So, I am not sure if you have heard but business pages are getting destroyed by the Facebook algorithm. As you know I have put on a brave face. My tears are all inside while the outside is all cucumbery. I have a tried a few different things over time. You know, what everyone says to do: post quotes, post videos. It works for these big brands with money burning a hole in their budgets.
Usually, we have fewer options, but as I mentioned above you just need to interview celebrities and people will follow you like I do bacon. If you are not able to interview celebrities, there might be a few other ways to skirt the rules.
I like playing with Instagram because it is so hot right now. Even with the limitation on the data released, it is clear that Insta is a pretty tasty platform for the hungry marketer. In the mad rush to post on multiple platforms while still looking calm I made a boo-boo. I managed to duplicate content a few times but this caused fewer problems than you would think. In fact, I got a little reward when the cross-posted content got much better reach on Facebook than an image posted natively.
First a little context for you. Our most recent Hackathon saw us make a Create a Wapuu app. Wapuu is kind of a big deal in the WordPress community. As part of the MVP and presentation, the team made a Wapuu. We grabbed an image of the little guy for Facebook and Instagram. I first shared it to Facebook and got the expected response.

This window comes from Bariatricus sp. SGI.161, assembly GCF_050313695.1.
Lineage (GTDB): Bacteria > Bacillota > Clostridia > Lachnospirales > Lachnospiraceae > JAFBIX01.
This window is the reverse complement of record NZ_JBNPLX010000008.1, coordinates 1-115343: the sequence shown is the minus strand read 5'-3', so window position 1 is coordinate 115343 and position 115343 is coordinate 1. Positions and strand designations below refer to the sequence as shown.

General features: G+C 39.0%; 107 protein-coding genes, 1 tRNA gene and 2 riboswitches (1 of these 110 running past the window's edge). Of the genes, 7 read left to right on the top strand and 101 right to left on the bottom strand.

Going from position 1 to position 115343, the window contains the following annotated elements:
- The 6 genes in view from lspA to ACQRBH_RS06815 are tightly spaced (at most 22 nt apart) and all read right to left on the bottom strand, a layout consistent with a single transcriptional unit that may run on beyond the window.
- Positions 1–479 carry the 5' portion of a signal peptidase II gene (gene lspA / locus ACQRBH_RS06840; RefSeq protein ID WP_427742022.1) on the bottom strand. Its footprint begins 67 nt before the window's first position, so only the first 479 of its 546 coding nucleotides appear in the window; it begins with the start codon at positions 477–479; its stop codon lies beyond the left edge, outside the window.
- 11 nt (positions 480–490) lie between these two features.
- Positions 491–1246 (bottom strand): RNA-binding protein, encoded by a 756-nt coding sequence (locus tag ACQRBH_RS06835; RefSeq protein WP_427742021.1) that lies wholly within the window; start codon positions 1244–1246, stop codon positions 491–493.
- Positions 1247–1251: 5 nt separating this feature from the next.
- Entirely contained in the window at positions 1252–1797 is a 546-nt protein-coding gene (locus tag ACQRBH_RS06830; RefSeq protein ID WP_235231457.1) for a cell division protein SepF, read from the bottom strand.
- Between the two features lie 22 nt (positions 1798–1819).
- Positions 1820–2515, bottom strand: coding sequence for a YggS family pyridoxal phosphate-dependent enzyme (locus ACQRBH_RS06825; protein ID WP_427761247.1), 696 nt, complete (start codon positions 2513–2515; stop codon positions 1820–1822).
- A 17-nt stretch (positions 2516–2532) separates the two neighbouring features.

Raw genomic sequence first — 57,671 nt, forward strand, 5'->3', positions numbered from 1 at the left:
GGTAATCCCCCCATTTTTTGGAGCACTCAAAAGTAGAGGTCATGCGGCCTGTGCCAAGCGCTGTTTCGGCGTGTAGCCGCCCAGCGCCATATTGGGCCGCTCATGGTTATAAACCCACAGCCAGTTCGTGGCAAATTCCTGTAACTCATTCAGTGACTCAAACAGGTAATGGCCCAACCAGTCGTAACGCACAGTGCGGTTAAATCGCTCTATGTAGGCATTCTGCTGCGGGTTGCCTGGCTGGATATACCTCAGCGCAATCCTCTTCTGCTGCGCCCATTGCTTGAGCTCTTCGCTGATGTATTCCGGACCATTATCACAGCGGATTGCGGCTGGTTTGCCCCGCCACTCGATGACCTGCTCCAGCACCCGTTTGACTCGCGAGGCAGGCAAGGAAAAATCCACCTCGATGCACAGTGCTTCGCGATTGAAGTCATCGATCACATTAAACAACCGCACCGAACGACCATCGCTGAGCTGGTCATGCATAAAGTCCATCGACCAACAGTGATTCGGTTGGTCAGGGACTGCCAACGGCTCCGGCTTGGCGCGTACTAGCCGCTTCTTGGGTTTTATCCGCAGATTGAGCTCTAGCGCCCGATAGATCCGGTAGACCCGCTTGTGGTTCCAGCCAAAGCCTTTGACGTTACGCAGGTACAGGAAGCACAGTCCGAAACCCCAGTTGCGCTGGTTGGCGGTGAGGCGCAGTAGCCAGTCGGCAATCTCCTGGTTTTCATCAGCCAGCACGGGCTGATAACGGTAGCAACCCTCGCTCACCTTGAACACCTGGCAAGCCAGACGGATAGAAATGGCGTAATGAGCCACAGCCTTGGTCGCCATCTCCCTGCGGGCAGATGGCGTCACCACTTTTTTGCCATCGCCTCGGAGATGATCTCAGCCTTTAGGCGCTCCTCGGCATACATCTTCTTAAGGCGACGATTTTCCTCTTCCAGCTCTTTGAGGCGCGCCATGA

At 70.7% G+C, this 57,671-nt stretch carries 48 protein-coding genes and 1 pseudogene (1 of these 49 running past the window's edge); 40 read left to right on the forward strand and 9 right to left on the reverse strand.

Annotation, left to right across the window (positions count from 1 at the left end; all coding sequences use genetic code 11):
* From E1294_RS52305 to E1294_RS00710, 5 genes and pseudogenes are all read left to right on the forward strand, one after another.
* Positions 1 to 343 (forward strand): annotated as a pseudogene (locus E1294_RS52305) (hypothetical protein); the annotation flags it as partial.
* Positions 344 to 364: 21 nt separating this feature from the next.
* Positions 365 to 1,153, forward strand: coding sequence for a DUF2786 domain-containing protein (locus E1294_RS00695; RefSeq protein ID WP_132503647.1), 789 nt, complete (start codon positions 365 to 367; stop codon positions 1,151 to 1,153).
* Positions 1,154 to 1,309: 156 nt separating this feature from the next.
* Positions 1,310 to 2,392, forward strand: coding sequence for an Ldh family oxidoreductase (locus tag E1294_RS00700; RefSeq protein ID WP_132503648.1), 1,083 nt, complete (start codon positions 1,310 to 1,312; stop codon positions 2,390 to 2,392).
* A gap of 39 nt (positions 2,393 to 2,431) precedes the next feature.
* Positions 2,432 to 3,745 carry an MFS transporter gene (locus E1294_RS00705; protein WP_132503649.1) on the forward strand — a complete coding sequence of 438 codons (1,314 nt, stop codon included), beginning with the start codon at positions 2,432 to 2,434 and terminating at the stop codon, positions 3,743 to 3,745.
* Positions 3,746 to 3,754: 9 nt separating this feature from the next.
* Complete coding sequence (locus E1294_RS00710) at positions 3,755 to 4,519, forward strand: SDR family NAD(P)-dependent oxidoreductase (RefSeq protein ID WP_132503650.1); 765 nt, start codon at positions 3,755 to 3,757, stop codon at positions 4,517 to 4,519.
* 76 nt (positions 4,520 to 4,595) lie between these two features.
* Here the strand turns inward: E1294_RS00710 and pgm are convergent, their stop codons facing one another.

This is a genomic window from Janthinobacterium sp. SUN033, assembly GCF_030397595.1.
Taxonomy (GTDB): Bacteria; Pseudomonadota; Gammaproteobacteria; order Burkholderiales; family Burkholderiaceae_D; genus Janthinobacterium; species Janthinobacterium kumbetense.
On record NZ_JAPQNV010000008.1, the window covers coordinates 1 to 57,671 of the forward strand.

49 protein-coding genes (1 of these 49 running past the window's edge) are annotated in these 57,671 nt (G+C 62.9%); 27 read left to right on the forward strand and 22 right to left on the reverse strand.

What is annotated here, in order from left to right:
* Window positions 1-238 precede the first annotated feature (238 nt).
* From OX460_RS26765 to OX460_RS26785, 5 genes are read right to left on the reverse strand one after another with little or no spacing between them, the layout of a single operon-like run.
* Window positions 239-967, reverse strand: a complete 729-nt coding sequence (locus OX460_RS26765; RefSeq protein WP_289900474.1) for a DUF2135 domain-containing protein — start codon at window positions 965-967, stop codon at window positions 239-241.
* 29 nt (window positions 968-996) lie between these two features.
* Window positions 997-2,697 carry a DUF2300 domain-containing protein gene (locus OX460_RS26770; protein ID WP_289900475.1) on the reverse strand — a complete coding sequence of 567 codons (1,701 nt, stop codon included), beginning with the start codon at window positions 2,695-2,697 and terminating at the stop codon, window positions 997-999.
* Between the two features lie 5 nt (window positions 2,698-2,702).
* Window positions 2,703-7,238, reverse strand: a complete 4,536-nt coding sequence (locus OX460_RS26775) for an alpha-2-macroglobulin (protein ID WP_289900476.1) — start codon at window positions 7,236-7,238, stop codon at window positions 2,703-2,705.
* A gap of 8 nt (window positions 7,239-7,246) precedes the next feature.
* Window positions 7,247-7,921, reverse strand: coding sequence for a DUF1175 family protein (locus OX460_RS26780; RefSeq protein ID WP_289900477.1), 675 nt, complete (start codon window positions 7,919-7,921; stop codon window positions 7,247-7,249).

Move along there’s nothing to see here. Wow. Flaming wreckage.
The two loves were from the wider company family. I wish I was joking. This shouldn’t have happened like this. This should have been a moment of glory. The WordCamp mascot is much loved. And, I mean much loved. This mashup should have made the people laugh. They never even had a chance.
Finally, I noticed that Wapuu went back to Facebook; just five days after his initial outing, but I left it to see what would happen. I was curious since I had a post reach four people last week when the Messenger button was auto-selected.